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Lockheed Martin wins $4 billion USD contract

Last week it was announced that the name Orion had been selected for NASA's next generation crew exploration vehicle (CEV). Yesterday it was announced that Lockheed Martin would be responsible for building the vehicle that will be pivotal in once again landing Americans back on the moon. The Orion CEV contract is worth an estimated $4 billion USD.

The Orion CEV will not only be responsible for transporting astronauts to the moon, but in earlier missions it will serve as a Space Shuttle successor transporting up to six crew members to and from the International Space Station. Only a crew of four is possible for lunar missions.

“We are humbled and excited as we continue our legacy of five decades of partnership with NASA in every aspect of human and robotic space exploration. Work already is underway and we are fully focused on the vital tasks that lie ahead to meet NASA’s requirements for the program. We have a world-class team of highly dedicated, highly experienced women and men who are passionate about the success of NASA’s missions,” Joanne Maguire, executive vice president of Lockheed Martin Space Systems Company.

The Orion CEV is designed to be not only much safer than previous manned space vehicles, but it will also be more efficient, more reliable and more affordable as well. NASA hopes to have the new crew vehicle operational by 2014 with manned missions to the moon taking place before 2020.

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By Dfere on 9/1/2006 12:07:51 PM , Rating: 2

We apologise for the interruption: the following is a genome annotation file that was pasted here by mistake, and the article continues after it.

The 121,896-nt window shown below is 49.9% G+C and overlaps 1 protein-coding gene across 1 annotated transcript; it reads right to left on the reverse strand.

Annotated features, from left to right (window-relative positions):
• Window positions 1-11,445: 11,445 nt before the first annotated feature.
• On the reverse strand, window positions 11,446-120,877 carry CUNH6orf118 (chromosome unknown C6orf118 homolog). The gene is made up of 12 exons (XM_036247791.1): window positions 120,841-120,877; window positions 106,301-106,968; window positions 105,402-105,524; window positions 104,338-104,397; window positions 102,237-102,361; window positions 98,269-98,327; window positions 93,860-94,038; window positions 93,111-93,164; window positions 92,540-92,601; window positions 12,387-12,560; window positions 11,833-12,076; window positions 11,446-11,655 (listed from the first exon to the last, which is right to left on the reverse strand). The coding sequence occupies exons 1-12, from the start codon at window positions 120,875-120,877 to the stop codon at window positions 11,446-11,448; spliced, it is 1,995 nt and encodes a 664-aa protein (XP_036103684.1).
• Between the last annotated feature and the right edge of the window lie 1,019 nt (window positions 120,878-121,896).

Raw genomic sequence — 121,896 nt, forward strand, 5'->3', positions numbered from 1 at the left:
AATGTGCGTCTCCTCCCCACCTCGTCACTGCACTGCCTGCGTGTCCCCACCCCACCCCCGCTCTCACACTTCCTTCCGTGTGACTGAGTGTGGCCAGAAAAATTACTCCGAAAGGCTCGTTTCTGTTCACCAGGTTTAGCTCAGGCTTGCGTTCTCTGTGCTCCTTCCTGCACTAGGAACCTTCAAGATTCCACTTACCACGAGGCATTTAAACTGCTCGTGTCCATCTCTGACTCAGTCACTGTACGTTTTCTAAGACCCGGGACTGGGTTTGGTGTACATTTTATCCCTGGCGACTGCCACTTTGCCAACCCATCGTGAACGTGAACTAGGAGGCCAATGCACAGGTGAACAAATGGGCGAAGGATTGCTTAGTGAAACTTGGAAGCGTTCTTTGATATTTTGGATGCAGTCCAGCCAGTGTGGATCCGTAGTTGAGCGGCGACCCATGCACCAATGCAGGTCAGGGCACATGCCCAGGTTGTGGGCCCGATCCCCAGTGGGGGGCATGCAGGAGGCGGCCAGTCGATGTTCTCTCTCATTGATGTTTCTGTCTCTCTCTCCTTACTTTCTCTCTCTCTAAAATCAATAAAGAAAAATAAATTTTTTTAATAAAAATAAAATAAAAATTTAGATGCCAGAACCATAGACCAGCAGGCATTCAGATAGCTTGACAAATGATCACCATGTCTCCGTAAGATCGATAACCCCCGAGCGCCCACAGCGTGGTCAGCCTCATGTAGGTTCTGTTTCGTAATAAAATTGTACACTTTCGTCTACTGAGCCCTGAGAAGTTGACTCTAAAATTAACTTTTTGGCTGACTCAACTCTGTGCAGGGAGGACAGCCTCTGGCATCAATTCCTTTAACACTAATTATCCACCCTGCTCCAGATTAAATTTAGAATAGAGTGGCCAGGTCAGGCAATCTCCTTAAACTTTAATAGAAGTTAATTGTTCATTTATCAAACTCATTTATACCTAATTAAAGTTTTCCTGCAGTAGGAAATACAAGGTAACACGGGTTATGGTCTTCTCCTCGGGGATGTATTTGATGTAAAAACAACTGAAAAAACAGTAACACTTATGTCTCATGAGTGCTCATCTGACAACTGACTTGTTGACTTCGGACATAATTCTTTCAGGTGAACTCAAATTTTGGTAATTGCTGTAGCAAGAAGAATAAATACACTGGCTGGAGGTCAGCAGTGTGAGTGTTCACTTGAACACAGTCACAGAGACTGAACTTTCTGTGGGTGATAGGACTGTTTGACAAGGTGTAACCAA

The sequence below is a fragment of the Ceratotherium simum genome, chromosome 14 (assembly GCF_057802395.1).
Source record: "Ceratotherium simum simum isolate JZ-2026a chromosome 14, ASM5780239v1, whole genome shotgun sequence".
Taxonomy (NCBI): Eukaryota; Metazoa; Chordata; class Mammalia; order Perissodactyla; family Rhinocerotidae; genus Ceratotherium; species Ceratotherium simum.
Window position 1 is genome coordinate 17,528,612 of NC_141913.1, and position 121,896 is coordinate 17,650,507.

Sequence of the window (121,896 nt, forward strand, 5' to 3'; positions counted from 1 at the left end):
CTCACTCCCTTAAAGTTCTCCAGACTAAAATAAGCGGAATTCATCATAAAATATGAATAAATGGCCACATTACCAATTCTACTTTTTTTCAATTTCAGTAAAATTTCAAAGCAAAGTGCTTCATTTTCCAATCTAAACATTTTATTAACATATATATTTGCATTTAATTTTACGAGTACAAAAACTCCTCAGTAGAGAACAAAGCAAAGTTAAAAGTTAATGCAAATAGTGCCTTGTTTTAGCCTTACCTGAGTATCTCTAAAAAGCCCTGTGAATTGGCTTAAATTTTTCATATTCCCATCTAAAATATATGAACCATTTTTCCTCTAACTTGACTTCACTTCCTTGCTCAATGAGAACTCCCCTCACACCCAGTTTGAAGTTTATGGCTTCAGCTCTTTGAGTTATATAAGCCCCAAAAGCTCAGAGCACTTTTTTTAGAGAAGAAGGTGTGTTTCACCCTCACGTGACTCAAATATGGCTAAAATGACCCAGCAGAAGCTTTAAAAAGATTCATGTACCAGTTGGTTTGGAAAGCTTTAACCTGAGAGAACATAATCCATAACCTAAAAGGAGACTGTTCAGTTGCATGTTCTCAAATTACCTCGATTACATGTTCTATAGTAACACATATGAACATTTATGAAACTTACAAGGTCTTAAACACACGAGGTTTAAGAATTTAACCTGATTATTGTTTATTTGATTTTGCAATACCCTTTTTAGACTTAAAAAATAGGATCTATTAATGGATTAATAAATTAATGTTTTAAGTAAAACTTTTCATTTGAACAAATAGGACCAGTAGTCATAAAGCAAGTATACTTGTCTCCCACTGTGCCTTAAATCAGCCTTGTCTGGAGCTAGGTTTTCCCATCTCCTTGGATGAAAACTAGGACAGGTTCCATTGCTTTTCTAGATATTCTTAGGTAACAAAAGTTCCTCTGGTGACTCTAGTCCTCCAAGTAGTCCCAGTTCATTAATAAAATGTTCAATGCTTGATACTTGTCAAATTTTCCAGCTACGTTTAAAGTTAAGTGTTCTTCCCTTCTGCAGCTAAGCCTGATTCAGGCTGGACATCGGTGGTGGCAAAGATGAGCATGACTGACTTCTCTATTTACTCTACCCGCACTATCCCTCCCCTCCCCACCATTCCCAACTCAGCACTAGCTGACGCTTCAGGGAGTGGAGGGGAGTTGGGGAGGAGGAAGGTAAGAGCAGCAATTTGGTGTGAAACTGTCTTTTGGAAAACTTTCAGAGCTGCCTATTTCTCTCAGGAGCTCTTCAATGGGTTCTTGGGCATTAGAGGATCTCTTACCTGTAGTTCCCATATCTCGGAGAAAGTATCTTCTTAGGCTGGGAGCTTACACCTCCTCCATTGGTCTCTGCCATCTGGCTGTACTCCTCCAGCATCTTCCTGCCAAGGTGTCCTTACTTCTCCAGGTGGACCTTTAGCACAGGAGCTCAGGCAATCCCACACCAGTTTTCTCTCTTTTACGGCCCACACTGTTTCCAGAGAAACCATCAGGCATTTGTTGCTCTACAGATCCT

Just to build the damn thing? We are not talking total project costs here (Cost of the progam in total.) They have to have a launch/delivery rocket already designed, and I cannot think that we have to spend a huge amount of money building from a proven design we already built in the 1960's and 70's.


By Martin Blank on 9/1/2006 10:27:04 PM , Rating: 2
From the Wikipedia article on the Apollo Project:

"The cost of the entire program is estimated at $135 billion (2006) Dollars ($25.4 billion in 1969 Dollars). The Apollo spacecraft cost $28 billion (2006) dollars to develop: $17 billion for the command and service modules, and $11 billion for the Lunar Module. The Saturn I, IB and V launch vehicle development cost about $46 billion."

Developing the Orion project for $4 billion is a relative steal.

By doctor sam adams on 9/4/2006 10:53:34 PM , Rating: 2
Developing the Orion project for $4 billion is a relative steal.

Steal indeed. Do you think if the program gets canceled, diminished, or simply starved to death, Lockheed Martin will refund any of these "development funds"? Sounds like we'll be hearing many more tales of $1,000 screwdrivers.

By JeffDM on 9/1/2006 10:47:23 PM , Rating: 2
I wonder what the trips themselves might cost.

The last time around, each manned moon shot costed about one billion each in the money of the day. Scale that up by thirty years of inflation and that's about $4B per trip.

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